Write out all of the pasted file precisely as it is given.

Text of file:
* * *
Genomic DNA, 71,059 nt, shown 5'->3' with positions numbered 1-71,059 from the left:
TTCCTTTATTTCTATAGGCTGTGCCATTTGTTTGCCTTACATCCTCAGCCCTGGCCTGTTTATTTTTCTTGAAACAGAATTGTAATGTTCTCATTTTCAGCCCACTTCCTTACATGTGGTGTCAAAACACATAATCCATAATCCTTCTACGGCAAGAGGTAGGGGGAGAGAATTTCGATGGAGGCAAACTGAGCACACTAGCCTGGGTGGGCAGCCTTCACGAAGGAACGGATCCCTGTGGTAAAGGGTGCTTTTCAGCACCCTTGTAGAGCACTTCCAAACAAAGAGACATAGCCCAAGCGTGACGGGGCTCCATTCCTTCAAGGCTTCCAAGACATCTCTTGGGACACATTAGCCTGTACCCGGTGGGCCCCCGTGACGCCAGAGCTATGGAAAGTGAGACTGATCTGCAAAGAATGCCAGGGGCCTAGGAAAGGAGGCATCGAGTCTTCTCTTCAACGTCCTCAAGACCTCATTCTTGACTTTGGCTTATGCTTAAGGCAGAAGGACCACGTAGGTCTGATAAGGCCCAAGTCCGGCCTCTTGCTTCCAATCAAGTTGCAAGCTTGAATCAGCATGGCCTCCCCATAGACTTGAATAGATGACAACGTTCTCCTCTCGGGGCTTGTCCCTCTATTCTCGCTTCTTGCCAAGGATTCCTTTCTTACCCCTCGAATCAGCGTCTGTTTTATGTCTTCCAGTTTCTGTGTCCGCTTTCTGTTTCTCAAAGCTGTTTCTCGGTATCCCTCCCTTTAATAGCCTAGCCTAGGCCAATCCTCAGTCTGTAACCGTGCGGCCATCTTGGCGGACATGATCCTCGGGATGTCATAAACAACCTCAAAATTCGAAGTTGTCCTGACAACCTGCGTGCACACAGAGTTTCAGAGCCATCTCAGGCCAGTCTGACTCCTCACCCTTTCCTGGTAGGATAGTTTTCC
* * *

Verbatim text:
Genomic DNA, 71,059 nt, shown 5'->3' with positions numbered 1-71,059 from the left:
TTCCTTTATTTCTATAGGCTGTGCCATTTGTTTGCCTTACATCCTCAGCCCTGGCCTGTTTATTTTTCTTGAAACAGAATTGTAATGTTCTCATTTTCAGCCCACTTCCTTACATGTGGTGTCAAAACACATAATCCATAATCCTTCTACGGCAAGAGGTAGGGGGAGAGAATTTCGATGGAGGCAAACTGAGCACACTAGCCTGGGTGGGCAGCCTTCACGAAGGAACGGATCCCTGTGGTAAAGGGTGCTTTTCAGCACCCTTGTAGAGCACTTCCAAACAAAGAGACATAGCCCAAGCGTGACGGGGCTCCATTCCTTCAAGGCTTCCAAGACATCTCTTGGGACACATTAGCCTGTACCCGGTGGGCCCCCGTGACGCCAGAGCTATGGAAAGTGAGACTGATCTGCAAAGAATGCCAGGGGCCTAGGAAAGGAGGCATCGAGTCTTCTCTTCAACGTCCTCAAGACCTCATTCTTGACTTTGGCTTATGCTTAAGGCAGAAGGACCACGTAGGTCTGATAAGGCCCAAGTCCGGCCTCTTGCTTCCAATCAAGTTGCAAGCTTGAATCAGCATGGCCTCCCCATAGACTTGAATAGATGACAACGTTCTCCTCTCGGGGCTTGTCCCTCTATTCTCGCTTCTTGCCAAGGATTCCTTTCTTACCCCTCGAATCAGCGTCTGTTTTATGTCTTCCAGTTTCTGTGTCCGCTTTCTGTTTCTCAAAGCTGTTTCTCGGTATCCCTCCCTTTAATAGCCTAGCCTAGGCCAATCCTCAGTCTGTAACCGTGCGGCCATCTTGGCGGACATGATCCTCGGGATGTCATAAACAACCTCAAAATTCGAAGTTGTCCTGACAACCTGCGTGCACACAGAGTTTCAGAGCCATCTCAGGCCAGTCTGACTCCTCACCCTTTCCTGGTAGGATAGTTTTCC